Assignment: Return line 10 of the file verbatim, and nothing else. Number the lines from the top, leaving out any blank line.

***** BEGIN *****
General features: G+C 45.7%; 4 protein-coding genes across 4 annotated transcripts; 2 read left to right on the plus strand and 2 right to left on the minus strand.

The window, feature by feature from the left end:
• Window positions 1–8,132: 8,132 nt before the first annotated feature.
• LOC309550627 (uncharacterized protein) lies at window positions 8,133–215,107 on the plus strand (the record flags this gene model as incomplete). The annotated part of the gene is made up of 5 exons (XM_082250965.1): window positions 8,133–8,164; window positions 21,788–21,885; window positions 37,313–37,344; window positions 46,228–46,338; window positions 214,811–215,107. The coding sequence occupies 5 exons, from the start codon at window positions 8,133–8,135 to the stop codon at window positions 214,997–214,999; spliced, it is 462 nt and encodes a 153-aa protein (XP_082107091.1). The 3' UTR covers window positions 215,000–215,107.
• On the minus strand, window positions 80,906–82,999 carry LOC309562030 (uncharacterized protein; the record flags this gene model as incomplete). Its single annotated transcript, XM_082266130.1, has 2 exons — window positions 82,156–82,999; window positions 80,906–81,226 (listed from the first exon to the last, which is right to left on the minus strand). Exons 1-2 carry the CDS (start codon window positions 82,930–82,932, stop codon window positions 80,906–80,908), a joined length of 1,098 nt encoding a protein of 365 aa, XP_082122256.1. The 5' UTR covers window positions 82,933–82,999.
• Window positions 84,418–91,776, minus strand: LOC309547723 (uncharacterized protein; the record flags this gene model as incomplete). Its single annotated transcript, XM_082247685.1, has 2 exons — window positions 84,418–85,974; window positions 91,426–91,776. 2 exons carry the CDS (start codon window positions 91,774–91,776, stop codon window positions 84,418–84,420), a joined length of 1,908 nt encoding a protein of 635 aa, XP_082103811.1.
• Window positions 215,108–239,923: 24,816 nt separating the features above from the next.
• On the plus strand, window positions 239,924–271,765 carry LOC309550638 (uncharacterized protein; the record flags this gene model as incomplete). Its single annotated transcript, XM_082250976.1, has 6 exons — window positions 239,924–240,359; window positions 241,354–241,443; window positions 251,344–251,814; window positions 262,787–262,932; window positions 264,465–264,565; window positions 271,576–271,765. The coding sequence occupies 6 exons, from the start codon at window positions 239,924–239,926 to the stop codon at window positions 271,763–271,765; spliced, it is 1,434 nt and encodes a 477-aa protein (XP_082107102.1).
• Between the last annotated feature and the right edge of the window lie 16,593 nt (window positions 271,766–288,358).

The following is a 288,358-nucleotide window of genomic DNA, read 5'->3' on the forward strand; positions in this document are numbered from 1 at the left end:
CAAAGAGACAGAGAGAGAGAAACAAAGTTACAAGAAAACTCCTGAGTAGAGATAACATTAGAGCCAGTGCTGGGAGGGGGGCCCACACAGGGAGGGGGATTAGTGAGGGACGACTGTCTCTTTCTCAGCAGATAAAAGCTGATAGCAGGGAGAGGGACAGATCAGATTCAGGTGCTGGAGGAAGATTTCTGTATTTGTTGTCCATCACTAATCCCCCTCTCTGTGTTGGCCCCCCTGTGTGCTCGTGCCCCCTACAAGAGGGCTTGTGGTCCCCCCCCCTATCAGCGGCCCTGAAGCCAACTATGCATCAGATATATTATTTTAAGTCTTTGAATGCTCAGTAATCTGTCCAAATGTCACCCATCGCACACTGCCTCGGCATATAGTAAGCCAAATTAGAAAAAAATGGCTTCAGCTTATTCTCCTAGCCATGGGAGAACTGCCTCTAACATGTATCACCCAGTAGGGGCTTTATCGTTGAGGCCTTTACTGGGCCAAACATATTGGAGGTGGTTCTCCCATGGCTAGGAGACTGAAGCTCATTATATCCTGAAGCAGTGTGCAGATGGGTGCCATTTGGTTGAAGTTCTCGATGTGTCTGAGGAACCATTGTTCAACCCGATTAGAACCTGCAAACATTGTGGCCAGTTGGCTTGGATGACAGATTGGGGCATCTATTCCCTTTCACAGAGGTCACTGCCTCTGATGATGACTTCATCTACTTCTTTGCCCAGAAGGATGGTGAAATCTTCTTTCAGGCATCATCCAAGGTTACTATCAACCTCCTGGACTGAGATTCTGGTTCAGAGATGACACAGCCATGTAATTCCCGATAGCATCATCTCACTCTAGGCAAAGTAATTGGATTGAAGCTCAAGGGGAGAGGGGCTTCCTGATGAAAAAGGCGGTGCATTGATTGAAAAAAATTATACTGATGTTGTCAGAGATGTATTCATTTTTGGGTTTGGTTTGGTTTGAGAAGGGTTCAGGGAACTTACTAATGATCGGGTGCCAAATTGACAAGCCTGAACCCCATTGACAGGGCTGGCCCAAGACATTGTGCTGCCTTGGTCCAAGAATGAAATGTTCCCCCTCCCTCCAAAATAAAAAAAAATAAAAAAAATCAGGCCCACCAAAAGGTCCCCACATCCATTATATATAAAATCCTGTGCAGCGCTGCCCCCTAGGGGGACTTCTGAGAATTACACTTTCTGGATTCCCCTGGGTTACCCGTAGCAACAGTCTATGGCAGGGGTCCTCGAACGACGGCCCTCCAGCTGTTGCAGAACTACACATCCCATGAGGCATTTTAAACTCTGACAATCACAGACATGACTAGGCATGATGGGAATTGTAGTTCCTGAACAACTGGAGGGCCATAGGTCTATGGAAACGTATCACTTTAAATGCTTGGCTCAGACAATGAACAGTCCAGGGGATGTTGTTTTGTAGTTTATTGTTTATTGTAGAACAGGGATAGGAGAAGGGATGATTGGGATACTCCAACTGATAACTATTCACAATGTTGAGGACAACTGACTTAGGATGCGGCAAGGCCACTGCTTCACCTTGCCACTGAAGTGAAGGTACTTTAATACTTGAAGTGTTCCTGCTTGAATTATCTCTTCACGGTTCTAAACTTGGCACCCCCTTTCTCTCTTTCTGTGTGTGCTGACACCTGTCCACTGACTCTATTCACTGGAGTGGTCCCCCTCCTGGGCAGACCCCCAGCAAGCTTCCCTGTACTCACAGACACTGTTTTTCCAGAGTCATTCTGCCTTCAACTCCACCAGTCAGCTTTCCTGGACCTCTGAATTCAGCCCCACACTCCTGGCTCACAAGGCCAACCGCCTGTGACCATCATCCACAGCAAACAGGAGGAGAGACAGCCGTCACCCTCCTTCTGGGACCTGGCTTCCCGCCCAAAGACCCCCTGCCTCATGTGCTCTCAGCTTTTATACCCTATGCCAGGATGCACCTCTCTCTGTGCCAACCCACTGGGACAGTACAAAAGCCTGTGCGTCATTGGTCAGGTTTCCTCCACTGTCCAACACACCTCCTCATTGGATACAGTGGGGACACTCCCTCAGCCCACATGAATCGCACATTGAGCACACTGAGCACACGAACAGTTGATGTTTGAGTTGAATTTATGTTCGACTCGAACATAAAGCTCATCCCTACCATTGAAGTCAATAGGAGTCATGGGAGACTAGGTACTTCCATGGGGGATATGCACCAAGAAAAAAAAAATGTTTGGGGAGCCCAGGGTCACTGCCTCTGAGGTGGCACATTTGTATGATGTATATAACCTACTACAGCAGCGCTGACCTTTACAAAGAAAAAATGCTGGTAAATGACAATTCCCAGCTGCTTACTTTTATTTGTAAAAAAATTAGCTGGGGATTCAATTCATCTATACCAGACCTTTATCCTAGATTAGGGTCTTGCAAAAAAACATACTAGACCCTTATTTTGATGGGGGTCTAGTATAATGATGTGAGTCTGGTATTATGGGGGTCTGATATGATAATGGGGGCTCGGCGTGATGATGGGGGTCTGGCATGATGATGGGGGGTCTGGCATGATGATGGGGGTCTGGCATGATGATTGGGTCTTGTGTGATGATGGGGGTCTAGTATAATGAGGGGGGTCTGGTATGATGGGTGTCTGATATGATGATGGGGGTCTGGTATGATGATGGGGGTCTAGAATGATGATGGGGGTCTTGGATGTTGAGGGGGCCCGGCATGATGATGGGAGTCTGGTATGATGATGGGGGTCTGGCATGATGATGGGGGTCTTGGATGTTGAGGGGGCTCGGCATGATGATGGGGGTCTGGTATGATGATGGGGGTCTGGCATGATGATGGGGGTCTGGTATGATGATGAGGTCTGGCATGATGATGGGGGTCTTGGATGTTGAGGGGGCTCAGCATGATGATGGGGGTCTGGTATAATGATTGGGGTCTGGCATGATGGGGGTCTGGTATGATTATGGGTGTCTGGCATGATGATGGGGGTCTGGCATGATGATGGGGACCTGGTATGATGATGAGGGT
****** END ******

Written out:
The following is a 288,358-nucleotide window of genomic DNA, read 5'->3' on the forward strand; positions in this document are numbered from 1 at the left end: